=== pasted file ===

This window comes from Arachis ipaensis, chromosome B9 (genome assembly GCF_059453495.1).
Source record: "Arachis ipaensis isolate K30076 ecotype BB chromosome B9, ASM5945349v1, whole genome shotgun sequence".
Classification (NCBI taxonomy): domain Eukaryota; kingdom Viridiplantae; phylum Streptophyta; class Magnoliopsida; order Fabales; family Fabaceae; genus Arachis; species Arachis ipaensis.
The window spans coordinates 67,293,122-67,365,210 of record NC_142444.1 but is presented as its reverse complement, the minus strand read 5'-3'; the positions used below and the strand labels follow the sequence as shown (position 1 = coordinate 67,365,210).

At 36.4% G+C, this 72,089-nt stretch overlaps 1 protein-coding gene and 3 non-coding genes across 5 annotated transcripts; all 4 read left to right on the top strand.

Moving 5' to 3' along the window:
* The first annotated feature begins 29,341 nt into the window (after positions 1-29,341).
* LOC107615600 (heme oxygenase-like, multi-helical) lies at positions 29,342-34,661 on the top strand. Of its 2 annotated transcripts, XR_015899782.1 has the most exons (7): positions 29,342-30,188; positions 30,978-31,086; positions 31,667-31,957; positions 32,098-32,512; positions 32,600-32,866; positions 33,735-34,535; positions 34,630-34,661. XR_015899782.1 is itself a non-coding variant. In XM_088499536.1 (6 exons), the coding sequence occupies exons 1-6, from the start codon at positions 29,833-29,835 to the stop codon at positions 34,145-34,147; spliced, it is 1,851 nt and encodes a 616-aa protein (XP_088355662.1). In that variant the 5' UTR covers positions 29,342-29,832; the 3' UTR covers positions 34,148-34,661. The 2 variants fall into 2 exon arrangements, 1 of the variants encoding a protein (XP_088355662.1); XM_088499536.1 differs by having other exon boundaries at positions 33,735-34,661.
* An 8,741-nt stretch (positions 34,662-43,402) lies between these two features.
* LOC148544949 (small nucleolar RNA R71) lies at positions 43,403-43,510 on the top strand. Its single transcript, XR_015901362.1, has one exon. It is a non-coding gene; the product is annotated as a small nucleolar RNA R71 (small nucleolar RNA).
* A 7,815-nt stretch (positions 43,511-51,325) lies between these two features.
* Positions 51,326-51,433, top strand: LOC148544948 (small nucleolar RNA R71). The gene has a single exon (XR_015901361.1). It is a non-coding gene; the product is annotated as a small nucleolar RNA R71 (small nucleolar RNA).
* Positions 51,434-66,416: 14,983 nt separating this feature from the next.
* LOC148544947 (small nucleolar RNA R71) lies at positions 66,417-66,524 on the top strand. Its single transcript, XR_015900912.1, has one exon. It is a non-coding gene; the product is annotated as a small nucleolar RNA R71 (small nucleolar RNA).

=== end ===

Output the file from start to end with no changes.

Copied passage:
This window comes from Arachis ipaensis, chromosome B9 (genome assembly GCF_059453495.1).
Source record: "Arachis ipaensis isolate K30076 ecotype BB chromosome B9, ASM5945349v1, whole genome shotgun sequence".
Classification (NCBI taxonomy): domain Eukaryota; kingdom Viridiplantae; phylum Streptophyta; class Magnoliopsida; order Fabales; family Fabaceae; genus Arachis; species Arachis ipaensis.
The window spans coordinates 67,293,122-67,365,210 of record NC_142444.1 but is presented as its reverse complement, the minus strand read 5'-3'; the positions used below and the strand labels follow the sequence as shown (position 1 = coordinate 67,365,210).

At 36.4% G+C, this 72,089-nt stretch overlaps 1 protein-coding gene and 3 non-coding genes across 5 annotated transcripts; all 4 read left to right on the top strand.

Moving 5' to 3' along the window:
* The first annotated feature begins 29,341 nt into the window (after positions 1-29,341).
* LOC107615600 (heme oxygenase-like, multi-helical) lies at positions 29,342-34,661 on the top strand. Of its 2 annotated transcripts, XR_015899782.1 has the most exons (7): positions 29,342-30,188; positions 30,978-31,086; positions 31,667-31,957; positions 32,098-32,512; positions 32,600-32,866; positions 33,735-34,535; positions 34,630-34,661. XR_015899782.1 is itself a non-coding variant. In XM_088499536.1 (6 exons), the coding sequence occupies exons 1-6, from the start codon at positions 29,833-29,835 to the stop codon at positions 34,145-34,147; spliced, it is 1,851 nt and encodes a 616-aa protein (XP_088355662.1). In that variant the 5' UTR covers positions 29,342-29,832; the 3' UTR covers positions 34,148-34,661. The 2 variants fall into 2 exon arrangements, 1 of the variants encoding a protein (XP_088355662.1); XM_088499536.1 differs by having other exon boundaries at positions 33,735-34,661.
* An 8,741-nt stretch (positions 34,662-43,402) lies between these two features.
* LOC148544949 (small nucleolar RNA R71) lies at positions 43,403-43,510 on the top strand. Its single transcript, XR_015901362.1, has one exon. It is a non-coding gene; the product is annotated as a small nucleolar RNA R71 (small nucleolar RNA).
* A 7,815-nt stretch (positions 43,511-51,325) lies between these two features.
* Positions 51,326-51,433, top strand: LOC148544948 (small nucleolar RNA R71). The gene has a single exon (XR_015901361.1). It is a non-coding gene; the product is annotated as a small nucleolar RNA R71 (small nucleolar RNA).
* Positions 51,434-66,416: 14,983 nt separating this feature from the next.
* LOC148544947 (small nucleolar RNA R71) lies at positions 66,417-66,524 on the top strand. Its single transcript, XR_015900912.1, has one exon. It is a non-coding gene; the product is annotated as a small nucleolar RNA R71 (small nucleolar RNA).